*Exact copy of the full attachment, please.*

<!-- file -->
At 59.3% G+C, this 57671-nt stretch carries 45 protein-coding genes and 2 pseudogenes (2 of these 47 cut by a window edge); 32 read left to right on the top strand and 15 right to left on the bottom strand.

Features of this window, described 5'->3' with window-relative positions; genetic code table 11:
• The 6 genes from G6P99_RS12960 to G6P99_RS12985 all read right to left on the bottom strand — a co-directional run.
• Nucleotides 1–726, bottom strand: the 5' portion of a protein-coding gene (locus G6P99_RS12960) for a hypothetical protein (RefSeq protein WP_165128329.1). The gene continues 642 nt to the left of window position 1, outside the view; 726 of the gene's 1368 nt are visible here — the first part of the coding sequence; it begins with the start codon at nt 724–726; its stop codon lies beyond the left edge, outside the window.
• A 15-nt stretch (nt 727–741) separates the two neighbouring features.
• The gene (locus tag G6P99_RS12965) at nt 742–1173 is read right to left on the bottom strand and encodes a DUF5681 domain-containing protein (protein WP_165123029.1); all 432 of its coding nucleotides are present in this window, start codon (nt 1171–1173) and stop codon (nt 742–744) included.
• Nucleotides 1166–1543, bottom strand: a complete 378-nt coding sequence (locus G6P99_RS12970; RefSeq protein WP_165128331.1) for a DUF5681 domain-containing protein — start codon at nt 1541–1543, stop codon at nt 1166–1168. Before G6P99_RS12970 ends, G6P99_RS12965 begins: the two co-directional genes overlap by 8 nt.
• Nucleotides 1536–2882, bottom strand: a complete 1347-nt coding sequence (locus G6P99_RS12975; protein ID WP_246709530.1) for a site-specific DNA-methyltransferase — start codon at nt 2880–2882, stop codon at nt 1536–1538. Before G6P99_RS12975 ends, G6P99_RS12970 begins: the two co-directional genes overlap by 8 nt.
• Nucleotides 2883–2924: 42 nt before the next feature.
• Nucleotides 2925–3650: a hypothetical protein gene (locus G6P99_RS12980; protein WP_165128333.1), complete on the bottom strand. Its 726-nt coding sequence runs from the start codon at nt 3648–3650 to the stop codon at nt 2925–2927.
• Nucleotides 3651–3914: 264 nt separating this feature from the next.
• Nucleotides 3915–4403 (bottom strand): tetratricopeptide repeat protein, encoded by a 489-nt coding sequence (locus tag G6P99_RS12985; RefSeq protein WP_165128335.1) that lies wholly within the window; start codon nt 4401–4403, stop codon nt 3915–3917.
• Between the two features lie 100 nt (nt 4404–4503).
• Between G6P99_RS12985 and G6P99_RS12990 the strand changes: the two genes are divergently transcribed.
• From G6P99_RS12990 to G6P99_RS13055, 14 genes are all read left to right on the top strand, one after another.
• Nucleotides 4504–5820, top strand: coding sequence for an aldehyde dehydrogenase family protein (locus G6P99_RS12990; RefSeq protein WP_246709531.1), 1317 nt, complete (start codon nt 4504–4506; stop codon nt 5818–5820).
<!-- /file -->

At 59.3% G+C, this 57671-nt stretch carries 45 protein-coding genes and 2 pseudogenes (2 of these 47 cut by a window edge); 32 read left to right on the top strand and 15 right to left on the bottom strand.

Features of this window, described 5'->3' with window-relative positions; genetic code table 11:
• The 6 genes from G6P99_RS12960 to G6P99_RS12985 all read right to left on the bottom strand — a co-directional run.
• Nucleotides 1–726, bottom strand: the 5' portion of a protein-coding gene (locus G6P99_RS12960) for a hypothetical protein (RefSeq protein WP_165128329.1). The gene continues 642 nt to the left of window position 1, outside the view; 726 of the gene's 1368 nt are visible here — the first part of the coding sequence; it begins with the start codon at nt 724–726; its stop codon lies beyond the left edge, outside the window.
• A 15-nt stretch (nt 727–741) separates the two neighbouring features.
• The gene (locus tag G6P99_RS12965) at nt 742–1173 is read right to left on the bottom strand and encodes a DUF5681 domain-containing protein (protein WP_165123029.1); all 432 of its coding nucleotides are present in this window, start codon (nt 1171–1173) and stop codon (nt 742–744) included.
• Nucleotides 1166–1543, bottom strand: a complete 378-nt coding sequence (locus G6P99_RS12970; RefSeq protein WP_165128331.1) for a DUF5681 domain-containing protein — start codon at nt 1541–1543, stop codon at nt 1166–1168. Before G6P99_RS12970 ends, G6P99_RS12965 begins: the two co-directional genes overlap by 8 nt.
• Nucleotides 1536–2882, bottom strand: a complete 1347-nt coding sequence (locus G6P99_RS12975; protein ID WP_246709530.1) for a site-specific DNA-methyltransferase — start codon at nt 2880–2882, stop codon at nt 1536–1538. Before G6P99_RS12975 ends, G6P99_RS12970 begins: the two co-directional genes overlap by 8 nt.
• Nucleotides 2883–2924: 42 nt before the next feature.
• Nucleotides 2925–3650: a hypothetical protein gene (locus G6P99_RS12980; protein WP_165128333.1), complete on the bottom strand. Its 726-nt coding sequence runs from the start codon at nt 3648–3650 to the stop codon at nt 2925–2927.
• Nucleotides 3651–3914: 264 nt separating this feature from the next.
• Nucleotides 3915–4403 (bottom strand): tetratricopeptide repeat protein, encoded by a 489-nt coding sequence (locus tag G6P99_RS12985; RefSeq protein WP_165128335.1) that lies wholly within the window; start codon nt 4401–4403, stop codon nt 3915–3917.
• Between the two features lie 100 nt (nt 4404–4503).
• Between G6P99_RS12985 and G6P99_RS12990 the strand changes: the two genes are divergently transcribed.
• From G6P99_RS12990 to G6P99_RS13055, 14 genes are all read left to right on the top strand, one after another.
• Nucleotides 4504–5820, top strand: coding sequence for an aldehyde dehydrogenase family protein (locus G6P99_RS12990; RefSeq protein WP_246709531.1), 1317 nt, complete (start codon nt 4504–4506; stop codon nt 5818–5820).